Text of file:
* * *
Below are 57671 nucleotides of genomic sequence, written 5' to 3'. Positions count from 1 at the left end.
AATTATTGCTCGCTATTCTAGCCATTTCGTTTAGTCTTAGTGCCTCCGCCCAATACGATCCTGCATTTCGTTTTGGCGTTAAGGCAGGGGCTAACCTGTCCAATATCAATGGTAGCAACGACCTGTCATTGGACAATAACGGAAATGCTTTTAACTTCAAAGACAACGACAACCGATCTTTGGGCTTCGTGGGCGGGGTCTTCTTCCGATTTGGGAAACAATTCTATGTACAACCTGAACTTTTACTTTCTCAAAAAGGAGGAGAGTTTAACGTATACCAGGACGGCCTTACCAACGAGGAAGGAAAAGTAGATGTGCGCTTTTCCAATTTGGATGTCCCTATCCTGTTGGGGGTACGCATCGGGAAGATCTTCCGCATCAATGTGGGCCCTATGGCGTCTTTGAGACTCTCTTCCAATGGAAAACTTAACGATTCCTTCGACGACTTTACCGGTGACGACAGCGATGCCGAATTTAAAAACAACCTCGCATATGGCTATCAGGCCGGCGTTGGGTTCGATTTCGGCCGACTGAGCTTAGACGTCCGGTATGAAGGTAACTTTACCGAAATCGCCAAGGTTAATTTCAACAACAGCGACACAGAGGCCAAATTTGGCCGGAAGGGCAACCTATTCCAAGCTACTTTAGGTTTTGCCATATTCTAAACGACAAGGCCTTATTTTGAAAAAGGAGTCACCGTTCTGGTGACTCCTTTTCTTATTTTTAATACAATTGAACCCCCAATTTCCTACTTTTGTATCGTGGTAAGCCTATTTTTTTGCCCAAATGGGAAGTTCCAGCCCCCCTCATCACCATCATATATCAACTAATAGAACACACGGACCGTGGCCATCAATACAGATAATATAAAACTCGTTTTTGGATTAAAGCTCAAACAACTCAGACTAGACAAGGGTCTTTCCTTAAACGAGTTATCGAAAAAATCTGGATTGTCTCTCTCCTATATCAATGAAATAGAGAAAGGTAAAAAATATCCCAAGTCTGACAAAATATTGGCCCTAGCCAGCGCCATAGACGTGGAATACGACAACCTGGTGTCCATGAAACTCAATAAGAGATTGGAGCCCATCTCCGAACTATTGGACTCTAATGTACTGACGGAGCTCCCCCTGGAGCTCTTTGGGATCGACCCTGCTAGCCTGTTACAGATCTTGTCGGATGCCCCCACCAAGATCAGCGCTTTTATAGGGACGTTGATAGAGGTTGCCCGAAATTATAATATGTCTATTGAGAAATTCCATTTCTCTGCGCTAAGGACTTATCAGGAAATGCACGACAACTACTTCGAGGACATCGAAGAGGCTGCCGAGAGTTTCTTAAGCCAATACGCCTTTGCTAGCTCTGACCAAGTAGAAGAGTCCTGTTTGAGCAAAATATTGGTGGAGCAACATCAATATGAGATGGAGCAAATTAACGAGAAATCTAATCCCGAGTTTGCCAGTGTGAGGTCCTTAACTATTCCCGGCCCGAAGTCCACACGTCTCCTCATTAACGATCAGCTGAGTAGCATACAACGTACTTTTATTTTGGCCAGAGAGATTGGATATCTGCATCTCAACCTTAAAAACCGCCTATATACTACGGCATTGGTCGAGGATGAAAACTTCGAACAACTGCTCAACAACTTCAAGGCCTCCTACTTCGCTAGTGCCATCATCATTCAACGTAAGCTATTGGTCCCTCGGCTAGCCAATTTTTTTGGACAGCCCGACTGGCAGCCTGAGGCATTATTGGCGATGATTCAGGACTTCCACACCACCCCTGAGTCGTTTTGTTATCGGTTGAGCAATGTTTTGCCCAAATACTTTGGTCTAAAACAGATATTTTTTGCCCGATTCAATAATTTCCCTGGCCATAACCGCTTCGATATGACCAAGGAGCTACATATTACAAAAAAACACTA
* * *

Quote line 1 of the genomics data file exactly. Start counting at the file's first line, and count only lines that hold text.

Below are 57671 nucleotides of genomic sequence, written 5' to 3'. Positions count from 1 at the left end.